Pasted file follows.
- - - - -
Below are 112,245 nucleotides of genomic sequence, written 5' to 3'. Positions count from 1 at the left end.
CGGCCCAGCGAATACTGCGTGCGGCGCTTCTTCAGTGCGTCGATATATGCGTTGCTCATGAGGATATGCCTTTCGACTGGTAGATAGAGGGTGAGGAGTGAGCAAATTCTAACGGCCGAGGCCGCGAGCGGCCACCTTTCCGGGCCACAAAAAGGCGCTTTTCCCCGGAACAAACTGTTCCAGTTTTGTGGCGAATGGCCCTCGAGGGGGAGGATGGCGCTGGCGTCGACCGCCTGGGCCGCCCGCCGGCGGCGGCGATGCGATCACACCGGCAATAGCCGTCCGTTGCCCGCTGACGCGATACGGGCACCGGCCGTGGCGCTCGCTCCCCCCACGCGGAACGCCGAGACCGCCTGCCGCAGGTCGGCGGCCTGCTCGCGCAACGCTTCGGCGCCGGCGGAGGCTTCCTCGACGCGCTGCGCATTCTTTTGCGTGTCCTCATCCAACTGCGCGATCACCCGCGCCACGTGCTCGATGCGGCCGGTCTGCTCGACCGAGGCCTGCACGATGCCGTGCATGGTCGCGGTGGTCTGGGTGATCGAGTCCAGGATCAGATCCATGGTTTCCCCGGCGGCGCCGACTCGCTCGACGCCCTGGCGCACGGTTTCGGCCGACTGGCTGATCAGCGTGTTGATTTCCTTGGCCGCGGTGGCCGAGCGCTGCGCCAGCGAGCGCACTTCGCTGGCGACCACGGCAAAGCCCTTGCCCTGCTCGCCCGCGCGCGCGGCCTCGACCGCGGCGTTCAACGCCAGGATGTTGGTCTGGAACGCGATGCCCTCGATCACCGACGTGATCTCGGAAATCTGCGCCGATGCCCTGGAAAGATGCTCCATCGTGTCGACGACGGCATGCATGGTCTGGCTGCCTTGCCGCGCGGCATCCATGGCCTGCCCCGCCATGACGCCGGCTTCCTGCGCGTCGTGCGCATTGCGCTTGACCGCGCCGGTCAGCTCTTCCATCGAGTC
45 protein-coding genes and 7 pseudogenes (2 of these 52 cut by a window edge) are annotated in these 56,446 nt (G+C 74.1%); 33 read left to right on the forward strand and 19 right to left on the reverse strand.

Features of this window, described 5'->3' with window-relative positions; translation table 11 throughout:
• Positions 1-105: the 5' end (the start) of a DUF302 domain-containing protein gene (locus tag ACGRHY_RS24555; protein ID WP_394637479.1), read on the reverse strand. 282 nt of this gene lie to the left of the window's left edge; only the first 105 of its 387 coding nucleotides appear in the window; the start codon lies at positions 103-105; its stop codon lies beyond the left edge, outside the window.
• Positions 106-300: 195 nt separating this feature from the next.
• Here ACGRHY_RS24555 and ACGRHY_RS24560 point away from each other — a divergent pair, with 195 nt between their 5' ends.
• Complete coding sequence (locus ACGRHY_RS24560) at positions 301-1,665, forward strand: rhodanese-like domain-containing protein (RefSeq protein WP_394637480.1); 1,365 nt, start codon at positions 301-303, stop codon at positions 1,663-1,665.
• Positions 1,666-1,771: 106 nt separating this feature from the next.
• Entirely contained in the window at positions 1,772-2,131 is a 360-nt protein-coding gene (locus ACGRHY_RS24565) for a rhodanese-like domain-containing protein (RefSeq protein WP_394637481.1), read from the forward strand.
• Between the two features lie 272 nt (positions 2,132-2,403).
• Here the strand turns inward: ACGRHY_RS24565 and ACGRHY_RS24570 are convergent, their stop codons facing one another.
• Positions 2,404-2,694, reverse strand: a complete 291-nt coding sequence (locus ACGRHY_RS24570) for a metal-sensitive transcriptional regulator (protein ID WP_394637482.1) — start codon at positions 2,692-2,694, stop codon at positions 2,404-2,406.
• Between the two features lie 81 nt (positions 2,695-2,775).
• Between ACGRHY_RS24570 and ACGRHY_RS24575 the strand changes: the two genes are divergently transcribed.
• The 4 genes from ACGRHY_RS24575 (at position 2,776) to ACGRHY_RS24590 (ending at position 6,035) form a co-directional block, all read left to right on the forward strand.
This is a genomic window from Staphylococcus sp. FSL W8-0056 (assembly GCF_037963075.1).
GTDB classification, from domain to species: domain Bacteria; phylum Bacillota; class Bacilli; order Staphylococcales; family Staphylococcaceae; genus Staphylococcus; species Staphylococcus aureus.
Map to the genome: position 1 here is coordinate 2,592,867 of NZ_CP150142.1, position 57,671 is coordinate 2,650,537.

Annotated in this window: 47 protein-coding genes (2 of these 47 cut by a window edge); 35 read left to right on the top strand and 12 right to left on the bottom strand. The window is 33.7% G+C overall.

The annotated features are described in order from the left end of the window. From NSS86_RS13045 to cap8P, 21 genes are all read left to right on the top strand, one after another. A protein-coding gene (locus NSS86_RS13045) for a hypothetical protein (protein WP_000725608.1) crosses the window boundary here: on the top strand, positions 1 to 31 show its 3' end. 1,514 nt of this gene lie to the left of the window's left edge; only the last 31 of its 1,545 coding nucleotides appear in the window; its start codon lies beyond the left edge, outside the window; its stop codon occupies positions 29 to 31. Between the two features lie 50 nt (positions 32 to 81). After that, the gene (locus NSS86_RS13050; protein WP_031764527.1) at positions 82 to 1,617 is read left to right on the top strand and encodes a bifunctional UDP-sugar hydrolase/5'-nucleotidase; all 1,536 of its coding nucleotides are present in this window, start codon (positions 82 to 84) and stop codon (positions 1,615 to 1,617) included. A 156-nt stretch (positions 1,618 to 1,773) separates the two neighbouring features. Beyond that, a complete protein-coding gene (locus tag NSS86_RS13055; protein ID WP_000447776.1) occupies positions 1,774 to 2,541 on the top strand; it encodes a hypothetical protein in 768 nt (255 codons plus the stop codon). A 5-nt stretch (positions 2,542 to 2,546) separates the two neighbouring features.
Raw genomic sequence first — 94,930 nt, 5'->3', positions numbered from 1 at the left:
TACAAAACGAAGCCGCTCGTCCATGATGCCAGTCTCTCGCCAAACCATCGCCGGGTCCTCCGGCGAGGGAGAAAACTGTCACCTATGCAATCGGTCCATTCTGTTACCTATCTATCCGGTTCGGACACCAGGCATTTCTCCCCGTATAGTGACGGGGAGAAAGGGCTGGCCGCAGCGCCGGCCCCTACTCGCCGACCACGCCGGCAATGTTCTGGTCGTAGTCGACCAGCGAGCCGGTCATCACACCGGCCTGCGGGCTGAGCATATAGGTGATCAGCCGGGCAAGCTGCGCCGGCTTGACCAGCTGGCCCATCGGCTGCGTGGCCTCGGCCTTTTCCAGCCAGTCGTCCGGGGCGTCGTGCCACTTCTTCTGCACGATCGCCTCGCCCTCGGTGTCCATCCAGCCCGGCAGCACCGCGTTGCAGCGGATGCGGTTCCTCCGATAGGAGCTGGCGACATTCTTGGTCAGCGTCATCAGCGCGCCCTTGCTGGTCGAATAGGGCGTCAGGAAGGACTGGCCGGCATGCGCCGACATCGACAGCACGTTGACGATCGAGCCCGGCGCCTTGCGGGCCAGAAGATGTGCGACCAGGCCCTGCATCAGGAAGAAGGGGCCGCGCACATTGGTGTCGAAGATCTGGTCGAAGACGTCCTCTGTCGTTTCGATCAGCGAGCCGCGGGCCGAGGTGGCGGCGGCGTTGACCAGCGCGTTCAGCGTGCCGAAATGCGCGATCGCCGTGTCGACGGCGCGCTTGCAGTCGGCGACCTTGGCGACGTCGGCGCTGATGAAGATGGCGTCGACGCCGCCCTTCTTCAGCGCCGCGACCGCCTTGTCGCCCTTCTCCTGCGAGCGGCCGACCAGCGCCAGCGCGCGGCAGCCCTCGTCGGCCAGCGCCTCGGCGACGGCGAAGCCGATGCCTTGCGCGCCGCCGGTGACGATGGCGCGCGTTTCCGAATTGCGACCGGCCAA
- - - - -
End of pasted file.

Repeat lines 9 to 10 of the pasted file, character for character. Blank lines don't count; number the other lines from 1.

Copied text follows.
• Positions 1,666-1,771: 106 nt separating this feature from the next.
• Entirely contained in the window at positions 1,772-2,131 is a 360-nt protein-coding gene (locus ACGRHY_RS24565) for a rhodanese-like domain-containing protein (RefSeq protein WP_394637481.1), read from the forward strand.